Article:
Appaloosa Horse

The Appaloosa Horse


The Appaloosa horse is the most unusual equine in the entire world; its whole body is covered in spots which can vary in colours from white with black, brown or grey spots, to black, brown or grey with white spots; this sort of colouration is known as leopard spotted. There are other Appaloosas with totally black, grey or brown bodies except for their hind quarters where they can have a huge white patch with black, grey or brown spots on it. Horses with markings such as these are called spotted blankets. Certain Appaloosas have no spots at all, but despite this they are still counted as part of the same breed as their spotty counterparts.

This unique spotted marking can be traced back to the horses originally brought to the Americas by the Spanish Conquistadors. Spotted horses were highly treasured by the Nez Perce Indians, a tribe that dwelt in what today is northern Idaho, south-east Washington and north-east Oregon; allegedly they were the first Native American race to practice methodical horse breeding. The name of the Appaloosa is actually taken from the area known as Palouse country which is named after the Palouse River.

Tragically, after the defeat of the Indians by the United States Army in the late 1800s, the few Appaloosas that survived the massacre disappeared all over the country, and it was only in the 1920s that attempts were made to restore the Appaloosa. This led to the creation of the Appaloosa Horse Club in 1938, whose job it was to gather any records/historical data regarding the Appaloosa horses and their origins that the modern type might become standardized and that its history might be preserved.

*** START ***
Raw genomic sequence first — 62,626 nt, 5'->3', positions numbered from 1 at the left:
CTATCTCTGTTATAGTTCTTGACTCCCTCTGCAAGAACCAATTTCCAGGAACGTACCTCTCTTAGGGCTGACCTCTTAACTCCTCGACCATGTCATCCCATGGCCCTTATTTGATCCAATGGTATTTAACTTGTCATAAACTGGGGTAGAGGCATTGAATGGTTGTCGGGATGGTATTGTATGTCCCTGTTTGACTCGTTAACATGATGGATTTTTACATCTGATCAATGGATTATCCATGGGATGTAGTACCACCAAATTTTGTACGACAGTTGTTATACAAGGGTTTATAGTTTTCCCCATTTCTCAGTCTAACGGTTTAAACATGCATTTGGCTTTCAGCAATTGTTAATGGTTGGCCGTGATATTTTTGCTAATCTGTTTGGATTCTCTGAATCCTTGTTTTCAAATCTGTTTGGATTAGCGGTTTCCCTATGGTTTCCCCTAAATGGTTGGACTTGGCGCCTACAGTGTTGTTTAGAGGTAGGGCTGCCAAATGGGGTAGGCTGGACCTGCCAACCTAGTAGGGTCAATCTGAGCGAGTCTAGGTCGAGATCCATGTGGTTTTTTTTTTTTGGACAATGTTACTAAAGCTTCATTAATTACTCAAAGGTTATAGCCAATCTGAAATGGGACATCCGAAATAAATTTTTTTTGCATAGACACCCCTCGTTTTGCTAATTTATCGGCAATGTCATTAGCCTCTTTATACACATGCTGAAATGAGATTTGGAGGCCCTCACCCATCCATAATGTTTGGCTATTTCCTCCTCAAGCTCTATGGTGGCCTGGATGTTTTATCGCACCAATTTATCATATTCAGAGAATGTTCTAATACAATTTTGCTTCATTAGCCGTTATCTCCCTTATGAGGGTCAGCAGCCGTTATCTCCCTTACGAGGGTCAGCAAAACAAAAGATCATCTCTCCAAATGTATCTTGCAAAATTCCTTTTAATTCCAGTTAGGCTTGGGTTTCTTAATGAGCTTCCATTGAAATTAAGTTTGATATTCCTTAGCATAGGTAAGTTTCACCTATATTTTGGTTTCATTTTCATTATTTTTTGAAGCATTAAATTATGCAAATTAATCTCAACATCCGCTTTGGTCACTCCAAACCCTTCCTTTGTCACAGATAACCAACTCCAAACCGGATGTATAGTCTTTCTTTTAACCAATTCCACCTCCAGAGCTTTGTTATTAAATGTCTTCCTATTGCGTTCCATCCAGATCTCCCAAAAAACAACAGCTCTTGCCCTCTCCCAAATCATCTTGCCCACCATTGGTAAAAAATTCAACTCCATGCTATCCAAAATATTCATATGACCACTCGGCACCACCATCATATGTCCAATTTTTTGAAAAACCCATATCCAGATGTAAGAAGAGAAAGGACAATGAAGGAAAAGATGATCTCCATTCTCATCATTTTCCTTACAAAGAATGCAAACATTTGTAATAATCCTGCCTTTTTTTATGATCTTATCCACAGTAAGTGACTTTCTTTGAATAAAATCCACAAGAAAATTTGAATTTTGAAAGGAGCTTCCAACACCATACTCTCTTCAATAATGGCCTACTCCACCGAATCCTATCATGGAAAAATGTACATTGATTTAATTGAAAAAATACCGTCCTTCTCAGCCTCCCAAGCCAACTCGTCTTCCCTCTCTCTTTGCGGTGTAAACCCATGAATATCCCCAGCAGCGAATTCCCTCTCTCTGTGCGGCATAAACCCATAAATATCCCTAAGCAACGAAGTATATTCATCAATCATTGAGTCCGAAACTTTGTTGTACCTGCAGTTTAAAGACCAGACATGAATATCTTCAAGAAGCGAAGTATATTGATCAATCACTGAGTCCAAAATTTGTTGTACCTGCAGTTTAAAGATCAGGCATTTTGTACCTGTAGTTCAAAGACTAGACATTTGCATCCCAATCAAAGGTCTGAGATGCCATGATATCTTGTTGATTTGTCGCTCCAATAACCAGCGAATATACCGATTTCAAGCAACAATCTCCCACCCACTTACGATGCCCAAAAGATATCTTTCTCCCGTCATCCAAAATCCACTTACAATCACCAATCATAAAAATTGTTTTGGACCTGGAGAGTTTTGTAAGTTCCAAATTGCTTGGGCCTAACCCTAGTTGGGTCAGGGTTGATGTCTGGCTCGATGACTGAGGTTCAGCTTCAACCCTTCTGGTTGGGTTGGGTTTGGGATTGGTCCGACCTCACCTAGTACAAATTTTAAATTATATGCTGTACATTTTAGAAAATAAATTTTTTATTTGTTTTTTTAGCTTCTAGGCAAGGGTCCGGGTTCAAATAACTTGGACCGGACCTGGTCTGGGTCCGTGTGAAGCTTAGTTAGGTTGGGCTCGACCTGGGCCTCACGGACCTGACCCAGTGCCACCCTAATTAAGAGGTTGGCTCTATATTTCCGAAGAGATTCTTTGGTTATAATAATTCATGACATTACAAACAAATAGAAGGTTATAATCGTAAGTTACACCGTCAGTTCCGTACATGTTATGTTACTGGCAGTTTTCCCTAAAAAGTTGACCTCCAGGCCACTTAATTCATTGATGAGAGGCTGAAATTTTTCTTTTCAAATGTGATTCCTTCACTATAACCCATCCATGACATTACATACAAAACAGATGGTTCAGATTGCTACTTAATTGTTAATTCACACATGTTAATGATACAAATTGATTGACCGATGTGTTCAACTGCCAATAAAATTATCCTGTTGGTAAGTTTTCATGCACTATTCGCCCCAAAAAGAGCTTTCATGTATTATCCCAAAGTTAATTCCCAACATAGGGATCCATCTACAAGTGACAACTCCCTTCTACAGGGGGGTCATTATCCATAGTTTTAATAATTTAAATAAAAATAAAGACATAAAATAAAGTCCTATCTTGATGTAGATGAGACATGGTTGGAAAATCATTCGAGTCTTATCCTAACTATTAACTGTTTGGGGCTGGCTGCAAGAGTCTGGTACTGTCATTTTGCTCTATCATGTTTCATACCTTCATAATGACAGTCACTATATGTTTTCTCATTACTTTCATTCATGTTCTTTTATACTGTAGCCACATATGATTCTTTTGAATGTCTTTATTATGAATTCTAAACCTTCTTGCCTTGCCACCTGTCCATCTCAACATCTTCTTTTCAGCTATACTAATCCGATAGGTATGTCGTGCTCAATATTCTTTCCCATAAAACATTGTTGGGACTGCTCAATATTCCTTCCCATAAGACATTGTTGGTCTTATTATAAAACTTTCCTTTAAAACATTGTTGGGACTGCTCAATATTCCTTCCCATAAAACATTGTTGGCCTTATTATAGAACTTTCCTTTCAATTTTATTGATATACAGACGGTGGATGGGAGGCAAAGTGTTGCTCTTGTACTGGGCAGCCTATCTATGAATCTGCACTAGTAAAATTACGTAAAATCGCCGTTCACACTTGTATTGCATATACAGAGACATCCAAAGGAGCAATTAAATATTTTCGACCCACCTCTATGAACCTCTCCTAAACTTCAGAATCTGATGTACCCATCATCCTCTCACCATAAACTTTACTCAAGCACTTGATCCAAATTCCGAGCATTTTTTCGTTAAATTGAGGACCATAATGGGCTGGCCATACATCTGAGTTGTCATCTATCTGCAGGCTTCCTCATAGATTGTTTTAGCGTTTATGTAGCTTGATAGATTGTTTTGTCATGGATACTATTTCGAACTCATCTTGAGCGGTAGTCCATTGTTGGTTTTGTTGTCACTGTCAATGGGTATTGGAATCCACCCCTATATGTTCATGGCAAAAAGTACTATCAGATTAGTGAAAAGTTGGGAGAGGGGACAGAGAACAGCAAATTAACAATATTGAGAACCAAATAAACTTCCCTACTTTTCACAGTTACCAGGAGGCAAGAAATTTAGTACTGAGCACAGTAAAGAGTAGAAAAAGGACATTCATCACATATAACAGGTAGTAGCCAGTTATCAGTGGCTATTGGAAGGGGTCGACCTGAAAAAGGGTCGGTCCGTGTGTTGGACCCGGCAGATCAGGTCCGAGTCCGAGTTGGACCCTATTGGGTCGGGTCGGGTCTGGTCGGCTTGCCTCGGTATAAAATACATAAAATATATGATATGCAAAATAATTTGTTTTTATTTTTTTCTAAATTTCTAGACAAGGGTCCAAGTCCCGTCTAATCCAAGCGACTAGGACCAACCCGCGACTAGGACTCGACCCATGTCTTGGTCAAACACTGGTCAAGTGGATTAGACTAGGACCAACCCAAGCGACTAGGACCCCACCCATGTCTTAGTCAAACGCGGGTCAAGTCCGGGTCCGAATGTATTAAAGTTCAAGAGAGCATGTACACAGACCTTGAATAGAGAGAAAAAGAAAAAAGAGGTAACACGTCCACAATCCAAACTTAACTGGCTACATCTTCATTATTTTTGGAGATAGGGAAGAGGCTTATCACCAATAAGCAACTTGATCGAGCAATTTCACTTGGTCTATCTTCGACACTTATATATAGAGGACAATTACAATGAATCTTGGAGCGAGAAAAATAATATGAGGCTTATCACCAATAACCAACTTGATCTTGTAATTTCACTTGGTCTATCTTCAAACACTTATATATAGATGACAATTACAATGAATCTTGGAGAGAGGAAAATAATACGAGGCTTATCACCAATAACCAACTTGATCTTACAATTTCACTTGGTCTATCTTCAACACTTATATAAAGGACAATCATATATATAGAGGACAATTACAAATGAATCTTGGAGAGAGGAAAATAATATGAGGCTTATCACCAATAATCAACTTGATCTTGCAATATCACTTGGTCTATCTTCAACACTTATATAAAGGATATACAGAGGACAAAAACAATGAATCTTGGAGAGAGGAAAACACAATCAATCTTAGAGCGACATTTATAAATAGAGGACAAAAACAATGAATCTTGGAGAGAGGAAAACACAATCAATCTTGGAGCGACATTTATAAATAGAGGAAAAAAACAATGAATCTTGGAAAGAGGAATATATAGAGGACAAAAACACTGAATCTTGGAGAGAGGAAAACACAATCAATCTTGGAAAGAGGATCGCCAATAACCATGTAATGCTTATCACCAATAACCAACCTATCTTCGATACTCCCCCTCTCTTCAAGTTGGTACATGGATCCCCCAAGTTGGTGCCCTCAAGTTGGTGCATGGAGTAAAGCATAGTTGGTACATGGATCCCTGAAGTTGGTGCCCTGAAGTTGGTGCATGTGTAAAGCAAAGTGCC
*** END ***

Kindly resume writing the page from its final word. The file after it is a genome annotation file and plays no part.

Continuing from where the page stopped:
As you probably guessed, the restoration of the Appaloosa was a phenomenal success and today it has become world-renowned and loved by equine enthusiasts worldwide. A diverse and mature type, the Appaloosa is a popular choice for all kinds of Western horse riding, for endurance racing, hunting and show jumping.

For Appaloosa offspring to be recognized as part of this unique type, at least one of their parents must be an Appaloosa, and the other can only be a Thoroughbred, an Quarter Horse or an Arabian.

The Appaloosa is a sturdy type and stand from 14.2 to 15.2 hands. Due to their spotty coats, they are not classified as a breed, but rather as a types as a breed of horse.

Return to Home
from Appaloosa Horse